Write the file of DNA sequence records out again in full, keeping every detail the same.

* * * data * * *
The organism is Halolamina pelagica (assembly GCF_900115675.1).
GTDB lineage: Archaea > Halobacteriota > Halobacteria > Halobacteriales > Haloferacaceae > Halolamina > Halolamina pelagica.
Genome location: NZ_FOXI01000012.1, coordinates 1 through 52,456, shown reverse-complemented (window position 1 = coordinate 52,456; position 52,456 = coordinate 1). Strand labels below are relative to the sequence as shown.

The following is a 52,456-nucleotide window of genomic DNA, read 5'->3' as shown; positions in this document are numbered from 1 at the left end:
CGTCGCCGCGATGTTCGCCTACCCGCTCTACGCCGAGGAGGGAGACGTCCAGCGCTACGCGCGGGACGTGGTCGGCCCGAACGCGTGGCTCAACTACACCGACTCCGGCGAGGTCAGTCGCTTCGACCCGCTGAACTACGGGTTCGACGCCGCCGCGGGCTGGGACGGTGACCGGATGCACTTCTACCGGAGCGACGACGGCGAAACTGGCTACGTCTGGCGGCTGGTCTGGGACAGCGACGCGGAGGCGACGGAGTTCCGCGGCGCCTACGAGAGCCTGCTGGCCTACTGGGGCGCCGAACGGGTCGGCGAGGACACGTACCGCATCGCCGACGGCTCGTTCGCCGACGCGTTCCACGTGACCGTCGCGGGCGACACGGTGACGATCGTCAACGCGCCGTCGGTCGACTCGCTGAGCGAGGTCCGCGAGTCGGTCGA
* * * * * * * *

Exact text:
The organism is Halolamina pelagica (assembly GCF_900115675.1).
GTDB lineage: Archaea > Halobacteriota > Halobacteria > Halobacteriales > Haloferacaceae > Halolamina > Halolamina pelagica.
Genome location: NZ_FOXI01000012.1, coordinates 1 through 52,456, shown reverse-complemented (window position 1 = coordinate 52,456; position 52,456 = coordinate 1). Strand labels below are relative to the sequence as shown.

The following is a 52,456-nucleotide window of genomic DNA, read 5'->3' as shown; positions in this document are numbered from 1 at the left end:
CGTCGCCGCGATGTTCGCCTACCCGCTCTACGCCGAGGAGGGAGACGTCCAGCGCTACGCGCGGGACGTGGTCGGCCCGAACGCGTGGCTCAACTACACCGACTCCGGCGAGGTCAGTCGCTTCGACCCGCTGAACTACGGGTTCGACGCCGCCGCGGGCTGGGACGGTGACCGGATGCACTTCTACCGGAGCGACGACGGCGAAACTGGCTACGTCTGGCGGCTGGTCTGGGACAGCGACGCGGAGGCGACGGAGTTCCGCGGCGCCTACGAGAGCCTGCTGGCCTACTGGGGCGCCGAACGGGTCGGCGAGGACACGTACCGCATCGCCGACGGCTCGTTCGCCGACGCGTTCCACGTGACCGTCGCGGGCGACACGGTGACGATCGTCAACGCGCCGTCGGTCGACTCGCTGAGCGAGGTCCGCGAGTCGGTCGA